I struggled all evening long with whether or not I should do the race. I'd only "run" a total of 2 miles or so since the debacle in Vancouver, and it was all flat surface in Wash Park. The race we were signed up for was the Gothic to Crested Butte 1/3 Marathon - 3 miles of rolling uphill topping out above 9.700 feet, before 5+ miles of downhill. I had decided not to do it before I learned that a lot of people actually walk it and the race directors allow people to start early. I was still nervous about the distance but around 10pm I finally decided to do it. We may not be back for this race again, I knew the views were going to be incredible and if I started early and went out knowing I'd walk most of it, I could definitely get to the finish line. My plan: walk the vast majority with a few quarter mile "run" segments well spaced out.


Woody's not too happy I'm including this photo but it's the only one I have of us at the race so it's in. The Gothic to Crested Butte 1/3 Marathon is a fundraiser for the Rocky Mountain Biological Lab, located in Gothic, and a number of the researchers take part in the race each year. They also participate in the 4th of July parade later in the morning.


The race begins on a dirt/mud road, transitions to pavement - running downhill along Crested Butte Mountain resort area - then moves onto a multi-use rec path before getting into town. The roads are not closed to traffic, so it was important to keep an eye out for cars and bikers along the route. 




The finish line is on Elk Street where locals were staking out their spots for the parade as we were walking to the bus for our trip up to the start line so there was a great crowd.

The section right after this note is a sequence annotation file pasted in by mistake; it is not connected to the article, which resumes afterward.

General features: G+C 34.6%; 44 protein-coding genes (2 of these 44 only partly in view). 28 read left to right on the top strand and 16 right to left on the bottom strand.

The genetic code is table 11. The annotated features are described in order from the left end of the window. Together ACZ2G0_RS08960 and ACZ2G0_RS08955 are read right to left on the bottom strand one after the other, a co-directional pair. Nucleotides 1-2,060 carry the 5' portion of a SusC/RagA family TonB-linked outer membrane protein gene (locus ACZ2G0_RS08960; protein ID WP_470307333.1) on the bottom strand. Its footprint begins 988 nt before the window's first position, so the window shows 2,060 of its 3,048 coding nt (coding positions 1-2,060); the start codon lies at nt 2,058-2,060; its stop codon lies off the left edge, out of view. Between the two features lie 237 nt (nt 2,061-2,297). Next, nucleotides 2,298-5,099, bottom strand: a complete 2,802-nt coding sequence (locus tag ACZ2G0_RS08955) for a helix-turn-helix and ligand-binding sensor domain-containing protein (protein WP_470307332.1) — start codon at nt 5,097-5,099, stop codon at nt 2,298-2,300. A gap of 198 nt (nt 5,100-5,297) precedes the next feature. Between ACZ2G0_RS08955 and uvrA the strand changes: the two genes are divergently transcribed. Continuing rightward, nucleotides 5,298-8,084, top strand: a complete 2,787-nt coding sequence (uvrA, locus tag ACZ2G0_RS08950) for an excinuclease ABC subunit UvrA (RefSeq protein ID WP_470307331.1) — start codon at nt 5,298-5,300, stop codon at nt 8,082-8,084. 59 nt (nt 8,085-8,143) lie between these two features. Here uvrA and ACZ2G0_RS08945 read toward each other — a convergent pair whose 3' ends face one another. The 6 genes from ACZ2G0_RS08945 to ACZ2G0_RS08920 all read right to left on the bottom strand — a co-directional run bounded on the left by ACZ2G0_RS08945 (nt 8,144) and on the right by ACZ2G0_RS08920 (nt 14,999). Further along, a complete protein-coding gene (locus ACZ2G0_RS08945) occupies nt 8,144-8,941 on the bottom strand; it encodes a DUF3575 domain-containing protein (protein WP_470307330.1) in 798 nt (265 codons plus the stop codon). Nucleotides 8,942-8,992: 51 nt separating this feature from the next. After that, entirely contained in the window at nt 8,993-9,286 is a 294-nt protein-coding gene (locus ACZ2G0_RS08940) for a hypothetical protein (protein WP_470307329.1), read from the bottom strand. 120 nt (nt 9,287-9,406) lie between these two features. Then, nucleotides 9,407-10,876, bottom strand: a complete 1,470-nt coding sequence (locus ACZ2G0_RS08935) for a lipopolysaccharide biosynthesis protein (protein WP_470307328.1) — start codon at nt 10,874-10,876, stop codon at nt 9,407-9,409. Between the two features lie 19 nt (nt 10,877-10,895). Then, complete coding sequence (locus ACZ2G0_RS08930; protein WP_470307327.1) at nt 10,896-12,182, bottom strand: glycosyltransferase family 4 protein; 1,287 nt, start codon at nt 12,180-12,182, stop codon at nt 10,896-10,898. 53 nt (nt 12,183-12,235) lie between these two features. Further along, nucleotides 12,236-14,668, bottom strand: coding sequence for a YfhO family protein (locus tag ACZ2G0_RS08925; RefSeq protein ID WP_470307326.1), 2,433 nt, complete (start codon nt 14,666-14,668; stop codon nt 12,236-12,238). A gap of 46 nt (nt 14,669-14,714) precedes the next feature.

A former co-worker who makes a trip out to CB every year, was in town camping with friends and also ran the race. She passed me around mile 2 and went on to finish 4th woman overall! 

I felt a lot better than I had expected to feel and of course, ended up running a lot more than I had planned to. It turns out that running downhill is a bit easier than walking quickly. I finished quite a bit earlier than Woody had expected. When all was said and done, I ran the 8.62miles in 1 hour 48 minutes and some change. Not bad. My knee didn't hurt but my quads paid the price. The next few days were rough!

The race was unlike any other I've run. Aside from the incredible views, like CB in general, it was really laid back. Runners and walkers packed busses that took us from downtown up to Gothic - sleepy eyed and seemingly more concerned about 4th of July celebrations later in the day than the 8.5 miles ahead of us, everyone just went with the flow and were glad the rain had passed and we had a beautiful morning. 

On our way to the start we probably passed about 50 people, maybe more, who were already on their way down. Most walking, a few jogging, all dodging mud puddles but having a great time. Once I was on my way I passed a few groups, including 4 people who were pushing a jogging stroller. As I came up on them I assumed they had a baby in the stroller, turned out their baby was a cooler filled with beer. Many were dressed up in patriotic gear, as to be expected. 

I missed the official start but Woody said it was basically a guy who said "ready, set, go!" and they were off. Also, the t-shirts. While great, identify the race is a quarter marathon, which isn't right. I'm guessing there's some inside joke there that those of us who haven't raced it all 47 years won't understand.

Final verdict, we'd both run it again. 

Injury Update: I started seeing a physical therapist last week and have several weekly sessions on the calendar. After doing a few tests and confirming that my knee is definitely better but still needs some work, she did some manual therapy (which hurt) and assisted with some stretches before giving me homework. Hopefully in a few weeks I'll be back to running soon. I have more races on the calendar to get ready for!

There's so much more to Crested Butte so that'll come in another post. I'd love to hear from anyone who's run Gothic to Crested Butte! How did you celebrate the 4th? Are you proud of a recent race or run performance?